I wanted to take some time to share with you some of my tips on capturing the perfect food photography. Whether you’re a food blogger already, an aspiring one or just someone looking for a new hobby, these essential food photography tips for props and lighting will set you off on the right foot. Because I truly believe that props and lighting either make or break a photo.
Must-have food photography props for every kitchen
Props for food photography can really take a photo of food to the next level. Without props, you’ll just have just a dish of food on a table, and that doesn’t sound very fun, visually appealing, or provide any texture to the photo. Props can take your food photo from amateur to professional real quick.
Where do you start? Here are some of my must-have food photography props that I think every photographer or aspiring food photographer should have available to them to mix and match and create the best set.
1-2 rustic, fun cutting boards:
I like using them to add depth, shape and character to the photos. They are great too if you are using a white backdrop and white ceramics. They create contrasts and break the shot up a bit!
Vintage/non-shine cutlery, chopsticks, and unique knives and ramekins:
This helps tell your story. I find when there is cutlery and extra fun bits in the shot, the viewer can really imagine themselves making and eating the dish.
An example of utilizing a different backdrop with texture for your image, and different bowls with the ingredients that went into the dish to set the scene.
One of the biggest food photography tips I can offer is to really think about the background. I have an array of colors to utilize for photography, but if you ask me, all you need is something dark, something rustic (like wood), and something light like white or grey to get started!
Essentially when you’re on Instagram you want to have a really well-balanced feed. So choose your colors and use them alternatively to create that aesthetically pleasing feed. People eat with their eyes first so make sure you pull them in with your choice of colors and balance!
Earthy wood board with dark contrast and light touches/props to make your photo pop.
TIP! I use the app UNUM to achieve the perfect Instagram feed!
Rustic, imperfect, grey ceramic bowls:
These are a great baseline, versatile, and don’t take away from the image. They are basically used in most shoots so you create consistency in your photography. Once you become more comfortable then you can start using different colors and shapes with your dishes. You should never buy ceramics or plates/bowls with shine. They will make it hard for you to take a good photo so ensure you only purchase matte dishes, finished and worn.
Example of utilizing linens, vintage cutlery with no-shine, and matte plates to create a visually appealing set-up.
Plain matte white plates:
I mean, do I really need to say more about this? Everyone needs classic, white plates, and as I said, make sure they are matte for the best photos. Places like the below carry some great dishes that’ll help you create the best photos:
Use big staple prop pieces to display your food.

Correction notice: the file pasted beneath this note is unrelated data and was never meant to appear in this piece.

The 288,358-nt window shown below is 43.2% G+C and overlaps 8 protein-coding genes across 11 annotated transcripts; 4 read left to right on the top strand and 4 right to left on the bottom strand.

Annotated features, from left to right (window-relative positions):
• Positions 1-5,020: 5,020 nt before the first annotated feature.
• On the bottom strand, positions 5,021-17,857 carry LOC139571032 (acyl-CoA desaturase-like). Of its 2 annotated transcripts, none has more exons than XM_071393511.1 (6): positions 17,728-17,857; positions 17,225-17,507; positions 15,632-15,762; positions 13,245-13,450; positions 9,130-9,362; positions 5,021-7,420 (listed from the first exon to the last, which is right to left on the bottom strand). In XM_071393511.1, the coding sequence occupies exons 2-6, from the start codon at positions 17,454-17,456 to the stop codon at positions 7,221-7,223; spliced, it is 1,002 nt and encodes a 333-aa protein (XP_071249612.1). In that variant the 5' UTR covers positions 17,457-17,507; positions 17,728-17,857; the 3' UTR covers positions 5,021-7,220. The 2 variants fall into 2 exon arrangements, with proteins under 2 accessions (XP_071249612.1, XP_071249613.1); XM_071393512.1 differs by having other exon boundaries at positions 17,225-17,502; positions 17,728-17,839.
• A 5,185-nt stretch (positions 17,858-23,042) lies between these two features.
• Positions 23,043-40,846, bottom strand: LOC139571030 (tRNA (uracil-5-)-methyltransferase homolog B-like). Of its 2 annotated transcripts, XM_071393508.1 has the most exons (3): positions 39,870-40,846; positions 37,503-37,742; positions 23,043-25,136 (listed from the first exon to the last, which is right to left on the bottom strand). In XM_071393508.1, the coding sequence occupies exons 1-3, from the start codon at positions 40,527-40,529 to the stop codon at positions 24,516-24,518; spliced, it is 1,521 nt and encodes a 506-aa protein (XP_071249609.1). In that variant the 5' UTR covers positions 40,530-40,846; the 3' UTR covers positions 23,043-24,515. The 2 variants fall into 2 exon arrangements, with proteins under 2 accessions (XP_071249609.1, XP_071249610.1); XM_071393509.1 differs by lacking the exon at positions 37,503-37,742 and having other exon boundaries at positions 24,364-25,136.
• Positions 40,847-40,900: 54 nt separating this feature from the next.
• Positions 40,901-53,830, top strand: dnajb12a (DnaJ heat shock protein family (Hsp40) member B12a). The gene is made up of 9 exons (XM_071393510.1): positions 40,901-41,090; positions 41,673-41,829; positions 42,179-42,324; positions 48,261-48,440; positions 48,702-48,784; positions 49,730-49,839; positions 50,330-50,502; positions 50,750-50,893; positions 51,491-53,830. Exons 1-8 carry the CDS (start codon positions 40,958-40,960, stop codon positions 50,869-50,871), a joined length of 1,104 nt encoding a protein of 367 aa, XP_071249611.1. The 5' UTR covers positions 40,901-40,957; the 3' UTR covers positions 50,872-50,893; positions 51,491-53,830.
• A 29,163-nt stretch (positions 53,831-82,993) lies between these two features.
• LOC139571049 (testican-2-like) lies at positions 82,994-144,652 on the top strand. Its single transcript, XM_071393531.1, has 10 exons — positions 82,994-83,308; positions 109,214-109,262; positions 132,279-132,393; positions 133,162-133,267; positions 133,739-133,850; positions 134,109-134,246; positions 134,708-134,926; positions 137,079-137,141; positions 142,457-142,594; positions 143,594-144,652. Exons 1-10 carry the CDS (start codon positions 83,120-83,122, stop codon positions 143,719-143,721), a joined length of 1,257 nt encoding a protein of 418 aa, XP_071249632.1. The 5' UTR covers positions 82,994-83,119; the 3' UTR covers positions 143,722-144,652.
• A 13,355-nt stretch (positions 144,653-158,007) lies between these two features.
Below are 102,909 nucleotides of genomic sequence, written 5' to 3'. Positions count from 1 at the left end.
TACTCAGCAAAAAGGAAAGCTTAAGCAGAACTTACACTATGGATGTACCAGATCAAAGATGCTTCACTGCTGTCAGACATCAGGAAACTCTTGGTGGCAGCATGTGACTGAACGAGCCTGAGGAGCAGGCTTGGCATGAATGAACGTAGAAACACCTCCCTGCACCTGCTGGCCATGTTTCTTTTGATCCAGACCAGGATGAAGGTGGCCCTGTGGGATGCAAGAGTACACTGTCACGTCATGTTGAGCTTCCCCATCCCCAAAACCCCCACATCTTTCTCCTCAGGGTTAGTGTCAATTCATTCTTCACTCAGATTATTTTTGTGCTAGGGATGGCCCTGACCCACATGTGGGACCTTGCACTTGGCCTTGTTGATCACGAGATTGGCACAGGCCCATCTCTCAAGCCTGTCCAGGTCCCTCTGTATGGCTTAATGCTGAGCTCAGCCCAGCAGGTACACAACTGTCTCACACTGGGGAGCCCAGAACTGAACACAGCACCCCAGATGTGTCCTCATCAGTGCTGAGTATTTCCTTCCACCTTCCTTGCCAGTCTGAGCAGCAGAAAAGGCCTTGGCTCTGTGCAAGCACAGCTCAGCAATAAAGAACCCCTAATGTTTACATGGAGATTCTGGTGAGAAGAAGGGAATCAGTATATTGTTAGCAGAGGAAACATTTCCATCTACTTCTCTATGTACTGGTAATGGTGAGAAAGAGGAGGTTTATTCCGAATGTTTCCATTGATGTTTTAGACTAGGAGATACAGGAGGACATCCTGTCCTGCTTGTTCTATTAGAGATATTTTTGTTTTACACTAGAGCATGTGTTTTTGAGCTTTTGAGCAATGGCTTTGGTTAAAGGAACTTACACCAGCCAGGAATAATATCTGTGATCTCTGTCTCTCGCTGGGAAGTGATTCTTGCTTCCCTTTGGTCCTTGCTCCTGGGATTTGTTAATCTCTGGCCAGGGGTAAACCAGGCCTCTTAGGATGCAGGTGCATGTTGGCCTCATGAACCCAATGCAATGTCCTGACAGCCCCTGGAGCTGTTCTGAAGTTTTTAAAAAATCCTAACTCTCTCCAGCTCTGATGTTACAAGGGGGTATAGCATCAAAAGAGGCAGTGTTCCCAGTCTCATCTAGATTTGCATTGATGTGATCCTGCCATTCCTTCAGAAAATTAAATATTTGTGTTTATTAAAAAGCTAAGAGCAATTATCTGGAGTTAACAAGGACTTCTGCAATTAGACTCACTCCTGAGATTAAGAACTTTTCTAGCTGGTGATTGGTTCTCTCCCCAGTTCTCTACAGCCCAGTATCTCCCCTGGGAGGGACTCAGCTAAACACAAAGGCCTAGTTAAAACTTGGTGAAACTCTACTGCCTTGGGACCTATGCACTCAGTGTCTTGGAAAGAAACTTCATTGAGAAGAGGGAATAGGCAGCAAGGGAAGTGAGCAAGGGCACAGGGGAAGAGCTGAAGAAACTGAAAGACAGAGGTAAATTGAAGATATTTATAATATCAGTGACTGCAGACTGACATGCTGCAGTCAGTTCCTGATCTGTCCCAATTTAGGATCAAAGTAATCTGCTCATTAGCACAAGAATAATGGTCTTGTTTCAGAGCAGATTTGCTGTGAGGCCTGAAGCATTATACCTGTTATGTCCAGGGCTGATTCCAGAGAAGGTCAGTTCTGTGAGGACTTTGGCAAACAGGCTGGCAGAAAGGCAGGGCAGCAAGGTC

Linens, newspapers & anything with texture:
I’ve covered the hard pieces above, but what about the soft pieces in your photos? This is where texture and color come into play, plus, by adding textiles to your images, you’ll create a sense of place, time, and/or emotion for your audience.
Use a checkered cloth to create the sense of being at a picnic, use a slightly-used dishtowel to show that you made the food by hand, in your own kitchen. I personally like to keep my linens neutral, but it’s really up to the look you’re trying to produce.
Adding sour cream & thyme to this soup added a pop of color and texture to the image.
Don’t underestimate the garnishes you could add to a dish, this is essential in my list of food photography tips. Garnishes can add a pop of color into your photography. You likely already have them on hand to make the dish, so play with them on the dish for the photo, along the side of your dish, etc.
Plants and flowers:
Add more life to your photos and earthiness by using plants and flowers in your pictures. Not only do plants and flowers smell good for while you’re doing your shoot, but they also look amazing in photos. Plus, this can also help you with learning how to shoot other things on top of food.
Need to make your photo festive but don’t want something cheesy? Add twinkle lights in the background like this example
Little bottles, pouring glasses, mixers, etc.:
Different sizes of bottles, pouring glasses, mixers, clear glasses, and lightly colour-tinted wine glasses are great for adding action, a sense of clarity, transparency and honesty, plus if people can see it, they believe it. For example, when you look at a photo of coffee versus iced coffee, you’ll naturally be drawn towards the iced coffee because it’s usually in a clear glass, with that swirling milk and suckles of the sweetener. It just looks more real in a photo than a cup of brown stuff. Also, I like to add hands to shots with glasses. They can pour for you, or mix, and it really adds a more realistic feel and look to your image!
Must-have food photography lighting accessories for taking pictures of food
Lighting can be a complicated beast to tackle, especially when you’re relatively new to photography. I’m going to breakdown some of the most common food photography lighting props and what they help within your photography to give you an idea of what’s out there.